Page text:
For assessing the risk of viral hepatitis, a careful history of sexual activity is of particular importance and should include the number of lifetime sexual partners and, for men, a history of having sex with men. Sexual exposure is a common mode of spread of hepatitis B but is rare for hepatitis C. A family history of hepatitis, liver disease, and liver cancer is also important. Maternal-infant transmission occurs with both hepatitis B and C. Vertical spread of hepatitis B can now be prevented by passive and active immunization of the infant at birth. Vertical spread of hepatitis C is uncommon, but there are no reliable means of prevention. Transmission is more common in HIV-co-infected mothers and is also linked to prolonged and difficult labor and delivery, early rupture of membranes, and internal fetal monitoring. A history of injection drug use, even in the remote past, is of great importance in assessing the risk for hepatitis B and C. Injection drug use is now the single most common risk factor for hepatitis C. Transfusion with blood or blood products is no longer an important risk factor for acute viral hepatitis. However, blood transfusions received before the introduction of sensitive enzyme immunoassays for antibody to hepatitis C virus (anti-HCV) in 1992 is an important risk factor for chronic hepatitis C. Blood transfusion before 1986, when screening for antibody to hepatitis B core antigen (anti-HBc) was introduced, is also a risk factor for hepatitis B. Travel to an underdeveloped area of the world, exposure to persons with jaundice, and exposure to young children in day-care centers are risk factors for hepatitis A. Hepatitis E is one of the more common causes of jaundice in Asia and Africa but is uncommon in developed nations, although mild cases have been associated with eating raw or undercooked pork or game (deer and wild boars). Tattooing and body piercing (for hepatitis B and C) and eating shellfish (for hepatitis A) are frequently mentioned but are actually quite rare types of exposure for acquiring hepatitis.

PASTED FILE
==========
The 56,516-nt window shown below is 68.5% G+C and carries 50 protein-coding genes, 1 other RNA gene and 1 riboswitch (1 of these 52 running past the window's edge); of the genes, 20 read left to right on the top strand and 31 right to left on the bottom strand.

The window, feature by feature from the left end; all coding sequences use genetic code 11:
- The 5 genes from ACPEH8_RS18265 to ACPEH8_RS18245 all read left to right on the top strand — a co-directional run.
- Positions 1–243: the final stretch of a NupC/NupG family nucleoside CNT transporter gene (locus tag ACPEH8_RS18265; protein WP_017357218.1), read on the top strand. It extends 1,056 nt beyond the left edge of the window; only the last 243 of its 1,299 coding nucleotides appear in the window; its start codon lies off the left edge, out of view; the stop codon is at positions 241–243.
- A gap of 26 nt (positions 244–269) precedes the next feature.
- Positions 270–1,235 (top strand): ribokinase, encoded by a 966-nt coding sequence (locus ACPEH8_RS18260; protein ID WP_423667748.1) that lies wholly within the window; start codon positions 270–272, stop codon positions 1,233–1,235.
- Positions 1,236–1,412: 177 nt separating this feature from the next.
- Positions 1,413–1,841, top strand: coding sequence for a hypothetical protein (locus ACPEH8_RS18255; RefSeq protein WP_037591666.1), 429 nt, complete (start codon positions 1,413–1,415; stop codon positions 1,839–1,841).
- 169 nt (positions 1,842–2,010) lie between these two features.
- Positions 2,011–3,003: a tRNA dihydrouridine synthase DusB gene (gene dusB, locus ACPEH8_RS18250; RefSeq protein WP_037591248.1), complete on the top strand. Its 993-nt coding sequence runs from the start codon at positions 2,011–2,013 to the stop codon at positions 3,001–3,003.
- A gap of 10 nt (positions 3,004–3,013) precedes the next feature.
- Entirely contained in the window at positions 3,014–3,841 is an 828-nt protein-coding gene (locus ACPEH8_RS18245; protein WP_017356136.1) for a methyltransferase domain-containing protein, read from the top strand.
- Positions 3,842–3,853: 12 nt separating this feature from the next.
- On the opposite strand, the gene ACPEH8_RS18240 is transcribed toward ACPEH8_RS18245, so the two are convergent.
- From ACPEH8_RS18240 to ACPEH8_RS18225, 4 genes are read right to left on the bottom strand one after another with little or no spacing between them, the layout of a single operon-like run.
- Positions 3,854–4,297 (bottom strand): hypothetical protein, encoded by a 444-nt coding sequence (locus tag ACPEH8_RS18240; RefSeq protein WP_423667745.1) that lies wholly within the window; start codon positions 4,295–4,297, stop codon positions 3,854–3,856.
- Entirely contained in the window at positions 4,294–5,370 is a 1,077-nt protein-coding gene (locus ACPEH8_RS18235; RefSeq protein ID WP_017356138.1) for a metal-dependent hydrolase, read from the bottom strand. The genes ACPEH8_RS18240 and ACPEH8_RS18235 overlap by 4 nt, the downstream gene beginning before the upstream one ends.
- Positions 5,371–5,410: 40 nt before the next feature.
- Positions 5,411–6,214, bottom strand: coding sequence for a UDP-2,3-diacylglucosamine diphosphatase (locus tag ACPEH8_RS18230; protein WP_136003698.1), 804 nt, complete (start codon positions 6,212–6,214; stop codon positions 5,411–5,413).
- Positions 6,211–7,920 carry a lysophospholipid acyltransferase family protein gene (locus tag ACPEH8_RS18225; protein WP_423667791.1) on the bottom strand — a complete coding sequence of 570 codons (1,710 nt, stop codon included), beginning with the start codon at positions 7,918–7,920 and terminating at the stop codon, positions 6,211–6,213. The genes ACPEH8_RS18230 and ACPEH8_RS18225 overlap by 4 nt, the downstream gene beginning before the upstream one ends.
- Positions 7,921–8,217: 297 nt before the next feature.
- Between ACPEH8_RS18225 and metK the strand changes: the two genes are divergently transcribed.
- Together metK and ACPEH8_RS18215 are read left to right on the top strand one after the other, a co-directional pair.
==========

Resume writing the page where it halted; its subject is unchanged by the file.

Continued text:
A history of alcohol intake is important in assessing the cause of liver disease and also in planning management and recommendations. In the United States, for example, at least 70% of adults drink alcohol to some degree, but significant alcohol intake is less common; in population-based surveys, only 5% have more than two drinks per day, the average drink representing 11–15 g alcohol. Alcohol consumption associated with an increased rate of alcoholic liver disease is probably more than two drinks (22–30 g) per day in women and three drinks (33–45 g) in men. Most patients with alcoholic cirrhosis have a much higher daily intake and have drunk excessively for ≥10 years before onset of liver disease. In assessing alcohol intake, the history should also focus on whether alcohol abuse or dependence is present. Alcoholism is usually defined by the behavioral patterns and consequences of alcohol intake, not on the basis of the amount of alcohol intake. Abuse is defined by a repetitive pattern of drinking alcohol that has adverse effects on social, family, occupational, or health status. Dependence is defined by alcohol-seeking behavior, despite its adverse effects. Many alcoholics demonstrate both dependence and abuse, and dependence is considered the more serious and advanced form of alcoholism. A clinically helpful approach to diagnosis of alcohol dependence and abuse is the use of the CAGE questionnaire (Table 301-2), which is recommended in all medical history-taking.